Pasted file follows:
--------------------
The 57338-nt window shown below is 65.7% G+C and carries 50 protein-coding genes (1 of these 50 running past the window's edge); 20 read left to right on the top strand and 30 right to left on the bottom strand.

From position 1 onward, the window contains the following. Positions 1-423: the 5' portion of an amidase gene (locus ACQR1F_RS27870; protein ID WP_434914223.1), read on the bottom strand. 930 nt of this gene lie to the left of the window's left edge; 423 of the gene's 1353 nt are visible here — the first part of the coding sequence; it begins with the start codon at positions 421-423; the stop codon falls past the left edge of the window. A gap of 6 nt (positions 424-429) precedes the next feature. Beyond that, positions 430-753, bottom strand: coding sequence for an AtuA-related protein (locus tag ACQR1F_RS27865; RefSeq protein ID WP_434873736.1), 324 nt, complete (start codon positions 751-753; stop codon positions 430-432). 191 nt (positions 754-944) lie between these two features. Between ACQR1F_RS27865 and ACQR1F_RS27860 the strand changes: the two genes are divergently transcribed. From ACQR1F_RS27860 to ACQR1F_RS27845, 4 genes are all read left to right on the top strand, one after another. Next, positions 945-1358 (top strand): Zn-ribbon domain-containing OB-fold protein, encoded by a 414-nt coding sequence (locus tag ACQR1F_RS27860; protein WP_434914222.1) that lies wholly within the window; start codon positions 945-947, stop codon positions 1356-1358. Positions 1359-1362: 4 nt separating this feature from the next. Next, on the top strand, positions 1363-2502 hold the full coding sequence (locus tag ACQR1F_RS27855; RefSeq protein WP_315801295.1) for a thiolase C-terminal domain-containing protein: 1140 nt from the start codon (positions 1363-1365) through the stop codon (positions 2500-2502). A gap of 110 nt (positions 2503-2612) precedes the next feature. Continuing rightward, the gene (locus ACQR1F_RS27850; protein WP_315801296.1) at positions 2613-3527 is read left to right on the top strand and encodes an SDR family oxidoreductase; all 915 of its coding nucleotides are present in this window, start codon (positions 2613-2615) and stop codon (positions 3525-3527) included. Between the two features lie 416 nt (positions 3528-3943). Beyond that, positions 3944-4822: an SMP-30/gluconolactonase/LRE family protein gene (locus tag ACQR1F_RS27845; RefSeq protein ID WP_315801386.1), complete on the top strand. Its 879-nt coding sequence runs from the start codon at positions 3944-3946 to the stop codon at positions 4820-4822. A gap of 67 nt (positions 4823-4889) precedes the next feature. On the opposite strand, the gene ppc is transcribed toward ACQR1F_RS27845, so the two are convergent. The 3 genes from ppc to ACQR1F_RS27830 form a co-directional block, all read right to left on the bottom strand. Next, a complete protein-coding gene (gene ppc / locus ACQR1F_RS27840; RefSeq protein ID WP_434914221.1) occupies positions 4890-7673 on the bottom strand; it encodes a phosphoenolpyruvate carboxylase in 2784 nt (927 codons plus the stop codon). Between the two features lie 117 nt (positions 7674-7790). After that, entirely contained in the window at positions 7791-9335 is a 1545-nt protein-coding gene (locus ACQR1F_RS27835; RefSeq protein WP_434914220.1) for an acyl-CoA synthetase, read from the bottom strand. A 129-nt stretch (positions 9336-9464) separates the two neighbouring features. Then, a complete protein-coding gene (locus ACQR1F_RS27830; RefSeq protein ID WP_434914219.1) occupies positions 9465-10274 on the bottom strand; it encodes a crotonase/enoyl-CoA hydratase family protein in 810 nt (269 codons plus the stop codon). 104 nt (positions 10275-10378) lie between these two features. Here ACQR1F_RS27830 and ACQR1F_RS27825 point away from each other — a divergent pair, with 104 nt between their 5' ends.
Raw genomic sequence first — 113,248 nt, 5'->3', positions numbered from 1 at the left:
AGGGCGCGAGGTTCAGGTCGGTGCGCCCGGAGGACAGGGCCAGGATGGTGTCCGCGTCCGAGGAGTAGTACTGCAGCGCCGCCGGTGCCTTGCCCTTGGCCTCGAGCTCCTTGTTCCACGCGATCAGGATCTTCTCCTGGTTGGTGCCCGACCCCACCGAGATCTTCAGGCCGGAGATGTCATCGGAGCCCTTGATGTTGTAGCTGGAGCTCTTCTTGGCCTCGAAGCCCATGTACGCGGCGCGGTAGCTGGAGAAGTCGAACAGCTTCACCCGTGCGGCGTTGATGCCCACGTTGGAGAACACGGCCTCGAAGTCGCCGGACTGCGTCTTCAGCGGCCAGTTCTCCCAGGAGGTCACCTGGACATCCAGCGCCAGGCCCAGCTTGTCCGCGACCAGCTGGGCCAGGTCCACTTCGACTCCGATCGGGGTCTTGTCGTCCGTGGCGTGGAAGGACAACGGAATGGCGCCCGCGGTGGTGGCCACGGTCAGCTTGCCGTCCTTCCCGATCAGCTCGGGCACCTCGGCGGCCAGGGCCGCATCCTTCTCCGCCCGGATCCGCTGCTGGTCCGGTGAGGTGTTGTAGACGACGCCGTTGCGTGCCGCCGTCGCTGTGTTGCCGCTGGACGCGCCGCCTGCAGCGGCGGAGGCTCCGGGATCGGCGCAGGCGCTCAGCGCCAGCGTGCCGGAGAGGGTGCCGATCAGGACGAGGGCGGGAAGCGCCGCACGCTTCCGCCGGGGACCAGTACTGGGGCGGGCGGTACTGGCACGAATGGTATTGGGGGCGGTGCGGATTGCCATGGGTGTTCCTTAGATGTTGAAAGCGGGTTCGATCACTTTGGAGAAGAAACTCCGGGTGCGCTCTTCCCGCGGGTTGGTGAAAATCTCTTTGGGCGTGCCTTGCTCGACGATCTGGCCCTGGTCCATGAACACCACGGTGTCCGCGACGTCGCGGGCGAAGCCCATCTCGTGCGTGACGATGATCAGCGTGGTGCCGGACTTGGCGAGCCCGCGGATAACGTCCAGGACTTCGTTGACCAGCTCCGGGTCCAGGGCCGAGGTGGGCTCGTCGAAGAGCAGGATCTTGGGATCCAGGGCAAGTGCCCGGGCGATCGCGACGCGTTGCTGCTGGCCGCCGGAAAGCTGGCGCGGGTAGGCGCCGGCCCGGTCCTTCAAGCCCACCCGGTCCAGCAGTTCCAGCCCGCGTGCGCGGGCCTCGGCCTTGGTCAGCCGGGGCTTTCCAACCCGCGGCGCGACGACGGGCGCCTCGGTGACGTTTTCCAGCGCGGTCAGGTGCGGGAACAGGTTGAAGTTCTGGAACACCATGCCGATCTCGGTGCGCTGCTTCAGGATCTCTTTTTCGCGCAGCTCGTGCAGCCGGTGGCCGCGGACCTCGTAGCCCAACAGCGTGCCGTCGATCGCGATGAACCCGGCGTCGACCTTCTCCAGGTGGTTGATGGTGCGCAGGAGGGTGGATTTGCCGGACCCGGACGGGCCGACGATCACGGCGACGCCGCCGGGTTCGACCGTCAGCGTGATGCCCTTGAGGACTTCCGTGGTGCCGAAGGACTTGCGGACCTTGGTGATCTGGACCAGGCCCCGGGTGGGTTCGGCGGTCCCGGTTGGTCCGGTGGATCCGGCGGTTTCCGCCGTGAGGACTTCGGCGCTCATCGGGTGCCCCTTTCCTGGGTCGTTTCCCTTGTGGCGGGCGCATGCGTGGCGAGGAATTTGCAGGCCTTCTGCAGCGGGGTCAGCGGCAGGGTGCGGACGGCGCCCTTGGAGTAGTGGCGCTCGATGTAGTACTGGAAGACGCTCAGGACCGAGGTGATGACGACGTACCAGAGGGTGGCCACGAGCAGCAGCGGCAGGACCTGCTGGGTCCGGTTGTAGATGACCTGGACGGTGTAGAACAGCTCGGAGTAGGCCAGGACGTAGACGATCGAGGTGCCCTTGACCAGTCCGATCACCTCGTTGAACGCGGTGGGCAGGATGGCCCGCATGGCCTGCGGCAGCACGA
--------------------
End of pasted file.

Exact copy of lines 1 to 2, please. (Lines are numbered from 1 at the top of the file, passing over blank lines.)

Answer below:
The 57338-nt window shown below is 65.7% G+C and carries 50 protein-coding genes (1 of these 50 running past the window's edge); 20 read left to right on the top strand and 30 right to left on the bottom strand.

From position 1 onward, the window contains the following. Positions 1-423: the 5' portion of an amidase gene (locus ACQR1F_RS27870; protein ID WP_434914223.1), read on the bottom strand. 930 nt of this gene lie to the left of the window's left edge; 423 of the gene's 1353 nt are visible here — the first part of the coding sequence; it begins with the start codon at positions 421-423; the stop codon falls past the left edge of the window. A gap of 6 nt (positions 424-429) precedes the next feature. Beyond that, positions 430-753, bottom strand: coding sequence for an AtuA-related protein (locus tag ACQR1F_RS27865; RefSeq protein ID WP_434873736.1), 324 nt, complete (start codon positions 751-753; stop codon positions 430-432). 191 nt (positions 754-944) lie between these two features. Between ACQR1F_RS27865 and ACQR1F_RS27860 the strand changes: the two genes are divergently transcribed. From ACQR1F_RS27860 to ACQR1F_RS27845, 4 genes are all read left to right on the top strand, one after another. Next, positions 945-1358 (top strand): Zn-ribbon domain-containing OB-fold protein, encoded by a 414-nt coding sequence (locus tag ACQR1F_RS27860; protein WP_434914222.1) that lies wholly within the window; start codon positions 945-947, stop codon positions 1356-1358. Positions 1359-1362: 4 nt separating this feature from the next. Next, on the top strand, positions 1363-2502 hold the full coding sequence (locus tag ACQR1F_RS27855; RefSeq protein WP_315801295.1) for a thiolase C-terminal domain-containing protein: 1140 nt from the start codon (positions 1363-1365) through the stop codon (positions 2500-2502). A gap of 110 nt (positions 2503-2612) precedes the next feature. Continuing rightward, the gene (locus ACQR1F_RS27850; protein WP_315801296.1) at positions 2613-3527 is read left to right on the top strand and encodes an SDR family oxidoreductase; all 915 of its coding nucleotides are present in this window, start codon (positions 2613-2615) and stop codon (positions 3525-3527) included. Between the two features lie 416 nt (positions 3528-3943). Beyond that, positions 3944-4822: an SMP-30/gluconolactonase/LRE family protein gene (locus tag ACQR1F_RS27845; RefSeq protein ID WP_315801386.1), complete on the top strand. Its 879-nt coding sequence runs from the start codon at positions 3944-3946 to the stop codon at positions 4820-4822. A gap of 67 nt (positions 4823-4889) precedes the next feature. On the opposite strand, the gene ppc is transcribed toward ACQR1F_RS27845, so the two are convergent. The 3 genes from ppc to ACQR1F_RS27830 form a co-directional block, all read right to left on the bottom strand. Next, a complete protein-coding gene (gene ppc / locus ACQR1F_RS27840; RefSeq protein ID WP_434914221.1) occupies positions 4890-7673 on the bottom strand; it encodes a phosphoenolpyruvate carboxylase in 2784 nt (927 codons plus the stop codon). Between the two features lie 117 nt (positions 7674-7790). After that, entirely contained in the window at positions 7791-9335 is a 1545-nt protein-coding gene (locus ACQR1F_RS27835; RefSeq protein WP_434914220.1) for an acyl-CoA synthetase, read from the bottom strand. A 129-nt stretch (positions 9336-9464) separates the two neighbouring features. Then, a complete protein-coding gene (locus ACQR1F_RS27830; RefSeq protein ID WP_434914219.1) occupies positions 9465-10274 on the bottom strand; it encodes a crotonase/enoyl-CoA hydratase family protein in 810 nt (269 codons plus the stop codon). 104 nt (positions 10275-10378) lie between these two features. Here ACQR1F_RS27830 and ACQR1F_RS27825 point away from each other — a divergent pair, with 104 nt between their 5' ends.